At a meeting of the Legislative Council (LegCo) Panel on Environmental Affairs on 6 June 2017, Associate Professor Amanda Whitfort addressed LegCo members on the Administration’s proposal to phase out the ivory trade in Hong Kong and enhance penalties for wildlife crimes. Legally, Hong Kong has an obligation to observe the Convention on International Trade in Endangered Species of Wild Fauna and Flora (CITES) (to which China is a signatory) and the UN Convention on Biological Diversity (CBD), extended to Hong Kong in 2011. Trade in pre-CITES ivory is prohibited, but Hong Kong traders continue to sell ivory stocks they claim to have been legally imported before the CITES ban in 1990. A recent investigation by the Agriculture, Fisheries and Conservation Department of a shop selling ivory purported to be pre-CITES found that the ivory for sale was in fact illegal.
Whitfort argued that allowing any market for ivory in Hong Kong encourages poaching and smuggling, and permits traders to argue their stock is ethically sourced. The African elephant population is now at its lowest numbers in history and continued poaching threatens to cause their extinction. Whitfort told legislators that only when the trade is banned completely can Hong Kong claim to have played a role in ensuring a sustainable future for Africa’s elephants.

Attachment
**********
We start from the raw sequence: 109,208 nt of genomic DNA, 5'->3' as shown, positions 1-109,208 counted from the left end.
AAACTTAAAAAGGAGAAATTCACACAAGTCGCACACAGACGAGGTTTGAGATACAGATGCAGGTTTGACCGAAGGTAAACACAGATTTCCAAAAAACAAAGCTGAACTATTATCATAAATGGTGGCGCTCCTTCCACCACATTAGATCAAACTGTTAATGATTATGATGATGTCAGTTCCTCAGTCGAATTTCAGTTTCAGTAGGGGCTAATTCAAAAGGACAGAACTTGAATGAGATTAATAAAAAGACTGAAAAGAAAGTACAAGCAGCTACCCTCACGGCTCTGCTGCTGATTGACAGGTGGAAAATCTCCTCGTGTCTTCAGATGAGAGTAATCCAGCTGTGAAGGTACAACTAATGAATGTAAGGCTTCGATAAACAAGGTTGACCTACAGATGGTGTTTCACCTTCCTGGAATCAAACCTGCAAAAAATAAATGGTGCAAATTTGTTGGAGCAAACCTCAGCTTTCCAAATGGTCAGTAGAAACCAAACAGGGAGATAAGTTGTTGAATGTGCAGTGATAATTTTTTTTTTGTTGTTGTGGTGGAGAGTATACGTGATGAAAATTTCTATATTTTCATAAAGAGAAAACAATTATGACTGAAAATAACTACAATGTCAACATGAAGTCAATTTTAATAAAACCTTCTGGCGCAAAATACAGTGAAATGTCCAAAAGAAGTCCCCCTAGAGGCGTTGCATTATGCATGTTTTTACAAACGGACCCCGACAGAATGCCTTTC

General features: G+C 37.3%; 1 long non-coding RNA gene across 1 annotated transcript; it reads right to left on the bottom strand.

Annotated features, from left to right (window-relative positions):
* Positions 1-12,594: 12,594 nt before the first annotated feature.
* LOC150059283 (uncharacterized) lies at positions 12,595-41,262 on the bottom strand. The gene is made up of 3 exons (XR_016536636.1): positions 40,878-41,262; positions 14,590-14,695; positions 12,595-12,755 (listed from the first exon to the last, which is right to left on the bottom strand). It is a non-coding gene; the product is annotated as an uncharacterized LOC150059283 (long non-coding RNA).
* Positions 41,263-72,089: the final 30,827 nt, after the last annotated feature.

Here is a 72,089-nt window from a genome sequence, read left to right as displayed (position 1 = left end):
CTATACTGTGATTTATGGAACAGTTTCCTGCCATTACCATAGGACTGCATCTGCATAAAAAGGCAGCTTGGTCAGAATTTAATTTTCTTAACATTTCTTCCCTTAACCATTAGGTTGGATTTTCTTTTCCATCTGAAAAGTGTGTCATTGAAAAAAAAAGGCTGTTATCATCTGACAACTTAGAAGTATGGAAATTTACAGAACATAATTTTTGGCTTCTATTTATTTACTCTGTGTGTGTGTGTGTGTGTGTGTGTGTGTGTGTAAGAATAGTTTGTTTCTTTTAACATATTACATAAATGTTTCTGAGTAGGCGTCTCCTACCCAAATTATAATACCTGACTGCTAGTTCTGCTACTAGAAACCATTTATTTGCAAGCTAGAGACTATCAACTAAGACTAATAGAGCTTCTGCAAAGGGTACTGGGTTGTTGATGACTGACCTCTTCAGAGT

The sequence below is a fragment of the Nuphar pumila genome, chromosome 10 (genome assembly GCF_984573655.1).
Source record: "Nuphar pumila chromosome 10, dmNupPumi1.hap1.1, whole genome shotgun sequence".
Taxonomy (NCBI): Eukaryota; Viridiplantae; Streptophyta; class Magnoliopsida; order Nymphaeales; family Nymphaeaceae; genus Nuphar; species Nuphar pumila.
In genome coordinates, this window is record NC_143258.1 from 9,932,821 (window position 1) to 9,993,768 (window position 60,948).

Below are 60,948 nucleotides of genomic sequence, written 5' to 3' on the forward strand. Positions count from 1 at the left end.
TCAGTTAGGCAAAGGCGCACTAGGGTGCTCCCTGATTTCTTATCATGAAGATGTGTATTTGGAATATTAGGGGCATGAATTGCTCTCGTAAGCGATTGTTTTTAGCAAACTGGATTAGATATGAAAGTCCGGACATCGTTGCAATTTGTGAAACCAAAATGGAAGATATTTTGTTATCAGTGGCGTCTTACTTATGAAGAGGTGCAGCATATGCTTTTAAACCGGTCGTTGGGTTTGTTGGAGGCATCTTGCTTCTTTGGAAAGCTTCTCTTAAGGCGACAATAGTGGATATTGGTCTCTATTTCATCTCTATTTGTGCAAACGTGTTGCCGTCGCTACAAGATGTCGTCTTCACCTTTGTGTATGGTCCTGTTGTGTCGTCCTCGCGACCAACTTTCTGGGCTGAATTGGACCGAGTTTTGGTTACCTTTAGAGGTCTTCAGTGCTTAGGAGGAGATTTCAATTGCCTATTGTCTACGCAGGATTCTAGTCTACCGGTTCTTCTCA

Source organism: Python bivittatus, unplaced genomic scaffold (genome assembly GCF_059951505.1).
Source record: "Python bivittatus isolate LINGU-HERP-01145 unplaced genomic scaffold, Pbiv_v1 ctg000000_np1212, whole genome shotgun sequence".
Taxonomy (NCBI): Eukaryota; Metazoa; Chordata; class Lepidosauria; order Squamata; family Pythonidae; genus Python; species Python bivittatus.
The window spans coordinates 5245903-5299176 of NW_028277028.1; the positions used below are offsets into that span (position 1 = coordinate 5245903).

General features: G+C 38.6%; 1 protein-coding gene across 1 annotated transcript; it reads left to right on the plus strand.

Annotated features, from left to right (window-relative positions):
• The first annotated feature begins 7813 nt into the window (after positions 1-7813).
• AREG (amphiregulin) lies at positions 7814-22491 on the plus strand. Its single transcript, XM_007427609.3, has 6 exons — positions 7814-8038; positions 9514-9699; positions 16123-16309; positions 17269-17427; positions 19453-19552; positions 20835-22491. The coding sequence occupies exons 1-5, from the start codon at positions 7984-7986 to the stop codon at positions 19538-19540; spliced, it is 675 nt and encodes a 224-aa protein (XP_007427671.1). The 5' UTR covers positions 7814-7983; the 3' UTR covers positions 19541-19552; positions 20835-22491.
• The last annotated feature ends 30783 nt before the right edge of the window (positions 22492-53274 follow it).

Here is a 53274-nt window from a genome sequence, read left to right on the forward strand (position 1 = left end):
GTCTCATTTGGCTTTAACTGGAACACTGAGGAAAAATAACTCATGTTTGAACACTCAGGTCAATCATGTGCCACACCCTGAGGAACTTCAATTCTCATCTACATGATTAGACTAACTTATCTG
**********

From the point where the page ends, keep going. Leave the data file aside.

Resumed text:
Whitfort also addressed the Administration’s proposal to raise the maximum penalty for trade in endangered species, under the Protection of Endangered Species of Animals and Plants Ordinance Cap 586. The intention to raise the maximum penalty for trade in endangered species to 7 years’ imprisonment presents an opportunity to bring Hong Kong’s sanctions in line with overseas jurisdictions. Globally, wildlife crime is the fourth most lucrative black market, after drugs, people and arms smuggling. In Hong Kong, the average value of seizures in endangered species is currently second only to seizures under the Dangerous Drugs Ordinance, Cap 134.
However, Whitfort cautioned that raising penalties will not be enough to address the problem in Hong Kong. Studies repeatedly show Hong Kong to be a regional hub for trade in endangered species. Whitfort urged the government to officially recognize wildlife crime as organized and serious crime, permitting investigators to access the full range of powers provided under the Organised and Serious Crimes Ordinance, Cap 455. These include the use of coercive investigative powers to gather intelligence, the right to confiscate the proceeds of crime in the District Court and the Court of First Instance and the power to seek enhanced sentences in cases involving criminal gangs. Classifying illegal trade in endangered species as a form of organized and serious crime would also allow the Hong Kong government to identify, freeze and forfeit the significant assets of criminal enterprises involved in the illegal wildlife trade (as is the case with drug trafficking). A video of Whitfort's oral deputations in LegCo can be viewed here.